White is jocular about his work, in spite of its grimness. He was working as an operating room technician in the United Kingdom when he decided to pursue church ministry, which he says in some ways is similar to the hospital work he did. "I set out in life putting people to sleep in a different way, with anesthetics," says White, whose wry sense of humor draws smiles and laughs easily. "Drugs or sermons, take your pick. Drugs are quicker, more effective."
White, 44, rose quickly in the world of English clergy after earning a master's in philosophy from Cambridge University. By 1998 he was the youngest canon, the rank before bishop, in the Church of England. That same year he was diagnosed with multiple sclerosis, a condition that slowly dismantles the nervous system. On bad days White, who walks with a cane, sometimes falls down and loses his vision. But the ailment takes greater hold of him when he visits his wife and two young sons in Britain. In Baghdad, however, the work appears to keep the worst of the disease at bay.
When he started on his quest, Baghdad struck him as a good place to begin. So in the late 1990s White journeyed frequently to Iraq to meet with spiritual and political leaders and further various humanitarian initiatives. He quickly developed a deep affection for Iraqi people and a fearful loathing for the regime of Saddam Hussein. In 2003, as the Bush White House was sounding a death knell for Saddam, White was one of the only Western religious figures to voice support for war.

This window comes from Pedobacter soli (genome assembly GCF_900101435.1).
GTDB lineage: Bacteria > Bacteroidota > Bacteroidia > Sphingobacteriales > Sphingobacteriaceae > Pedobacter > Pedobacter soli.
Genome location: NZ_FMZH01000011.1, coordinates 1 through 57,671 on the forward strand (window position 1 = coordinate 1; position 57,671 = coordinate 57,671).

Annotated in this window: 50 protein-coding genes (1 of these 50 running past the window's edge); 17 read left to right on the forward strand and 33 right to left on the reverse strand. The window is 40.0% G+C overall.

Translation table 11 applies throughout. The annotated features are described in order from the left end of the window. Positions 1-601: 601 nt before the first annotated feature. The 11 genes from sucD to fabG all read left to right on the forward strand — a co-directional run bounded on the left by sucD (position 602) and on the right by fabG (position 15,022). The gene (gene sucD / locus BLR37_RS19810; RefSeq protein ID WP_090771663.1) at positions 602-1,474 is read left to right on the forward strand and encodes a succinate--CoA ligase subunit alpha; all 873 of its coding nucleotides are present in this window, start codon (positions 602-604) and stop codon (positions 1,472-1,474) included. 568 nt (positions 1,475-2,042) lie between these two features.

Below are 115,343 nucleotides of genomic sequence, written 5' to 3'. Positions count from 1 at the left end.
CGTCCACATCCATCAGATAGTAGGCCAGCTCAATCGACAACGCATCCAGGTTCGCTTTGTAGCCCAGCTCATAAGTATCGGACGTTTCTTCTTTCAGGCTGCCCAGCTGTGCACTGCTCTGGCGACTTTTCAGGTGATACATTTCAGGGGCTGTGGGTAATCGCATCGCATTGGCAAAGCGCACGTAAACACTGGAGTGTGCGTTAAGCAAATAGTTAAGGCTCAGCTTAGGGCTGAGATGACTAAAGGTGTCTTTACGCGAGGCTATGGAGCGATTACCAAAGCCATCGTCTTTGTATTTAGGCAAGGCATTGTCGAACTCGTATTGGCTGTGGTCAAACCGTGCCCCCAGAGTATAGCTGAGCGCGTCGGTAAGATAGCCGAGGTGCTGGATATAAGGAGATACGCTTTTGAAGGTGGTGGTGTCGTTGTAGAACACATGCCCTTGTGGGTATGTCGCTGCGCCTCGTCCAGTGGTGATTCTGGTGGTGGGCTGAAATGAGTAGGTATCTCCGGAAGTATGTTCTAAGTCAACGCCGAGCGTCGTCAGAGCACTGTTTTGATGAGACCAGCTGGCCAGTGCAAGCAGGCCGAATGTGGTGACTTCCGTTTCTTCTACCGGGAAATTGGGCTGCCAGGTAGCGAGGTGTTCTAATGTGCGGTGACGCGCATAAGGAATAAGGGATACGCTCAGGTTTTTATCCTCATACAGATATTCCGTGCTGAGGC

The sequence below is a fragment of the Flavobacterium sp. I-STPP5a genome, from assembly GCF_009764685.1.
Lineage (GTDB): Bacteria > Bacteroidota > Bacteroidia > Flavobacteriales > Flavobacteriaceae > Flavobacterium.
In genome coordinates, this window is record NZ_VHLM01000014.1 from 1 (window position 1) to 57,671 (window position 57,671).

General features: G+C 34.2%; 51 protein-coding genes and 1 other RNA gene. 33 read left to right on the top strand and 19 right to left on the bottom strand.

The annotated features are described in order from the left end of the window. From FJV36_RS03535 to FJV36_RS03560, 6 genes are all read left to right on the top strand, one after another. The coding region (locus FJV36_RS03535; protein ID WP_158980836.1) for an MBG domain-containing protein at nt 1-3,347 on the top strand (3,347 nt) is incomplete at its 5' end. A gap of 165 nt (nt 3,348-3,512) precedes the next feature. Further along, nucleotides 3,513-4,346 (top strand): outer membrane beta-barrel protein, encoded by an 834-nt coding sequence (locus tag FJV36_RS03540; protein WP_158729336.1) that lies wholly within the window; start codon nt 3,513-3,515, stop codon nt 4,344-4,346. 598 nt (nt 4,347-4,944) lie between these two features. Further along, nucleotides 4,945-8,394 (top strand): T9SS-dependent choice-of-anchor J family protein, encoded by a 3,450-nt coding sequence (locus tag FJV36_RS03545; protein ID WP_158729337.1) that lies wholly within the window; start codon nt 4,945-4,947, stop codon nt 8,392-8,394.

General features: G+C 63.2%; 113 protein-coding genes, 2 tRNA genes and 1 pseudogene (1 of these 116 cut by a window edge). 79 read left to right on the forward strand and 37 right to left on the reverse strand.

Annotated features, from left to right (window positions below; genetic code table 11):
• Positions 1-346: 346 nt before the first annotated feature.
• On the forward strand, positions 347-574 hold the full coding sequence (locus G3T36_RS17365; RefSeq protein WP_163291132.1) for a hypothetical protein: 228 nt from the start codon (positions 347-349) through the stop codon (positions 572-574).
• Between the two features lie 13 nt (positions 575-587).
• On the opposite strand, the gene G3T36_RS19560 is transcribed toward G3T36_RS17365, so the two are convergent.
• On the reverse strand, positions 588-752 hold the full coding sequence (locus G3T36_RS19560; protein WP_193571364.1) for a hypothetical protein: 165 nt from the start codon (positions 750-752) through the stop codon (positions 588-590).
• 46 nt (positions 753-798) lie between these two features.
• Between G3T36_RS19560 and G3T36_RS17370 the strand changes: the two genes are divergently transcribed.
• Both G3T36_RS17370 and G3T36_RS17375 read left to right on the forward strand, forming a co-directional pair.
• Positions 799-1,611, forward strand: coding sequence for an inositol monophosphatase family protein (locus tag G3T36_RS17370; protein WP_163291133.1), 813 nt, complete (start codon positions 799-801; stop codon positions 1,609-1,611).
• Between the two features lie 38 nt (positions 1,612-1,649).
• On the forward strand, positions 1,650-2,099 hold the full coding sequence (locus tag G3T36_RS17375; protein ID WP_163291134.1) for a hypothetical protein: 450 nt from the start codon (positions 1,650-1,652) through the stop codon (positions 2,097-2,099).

White says he does not regret his initial support for the war. Like many ardent proponents in Washington, White points to the crimes of the former regime and finds solace in the righteousness of Saddam's downfall. Not even a tally of miseries White knows firsthand from Iraq shakes his sense of certainty over the justness of the war: Perhaps half a million Iraq civilians killed, more than 4 million Iraqis displaced and countless souls left scared by violence in a devastated country facing an uncertain future. "This was totally justified," says White. "There was no other way."
But he can survey the damage among the congregation at his church. Most of the worshippers are widows. And despite an overall drop in Iraq's violence, White's parishioners still face enormous threats. Iraq's Christians, once a respected and privileged class, are now just another persecuted minority here. Eighty-nine members of White's congregation were killed in the last six months alone. Amid so much need and desperation, White has transformed the church into a kind of aid center, providing medical services, food and even rent money to parishioners.
White readily admits that Iraq's reconciliation is a slow and uncertain process, especially considering how persistent the country's violence still is. Bombings and shootings remain frequent occurrences in Baghdad. White was among the Green Zone dwellers who came under a hail of rocket fire around Easter, when Sadr's Mahdi Army militia hammered the area before a cease-fire brought calm. White says he's happy in Baghdad regardless of the political situation. But he sees the sad longing for peace in the eyes of his parishioners and other Iraqis. "We have to look after each other, and these people are in acute need," says White, who plans to continue his work indefinitely. "What's the good of just talking about it and saying prayers and doing nothing?"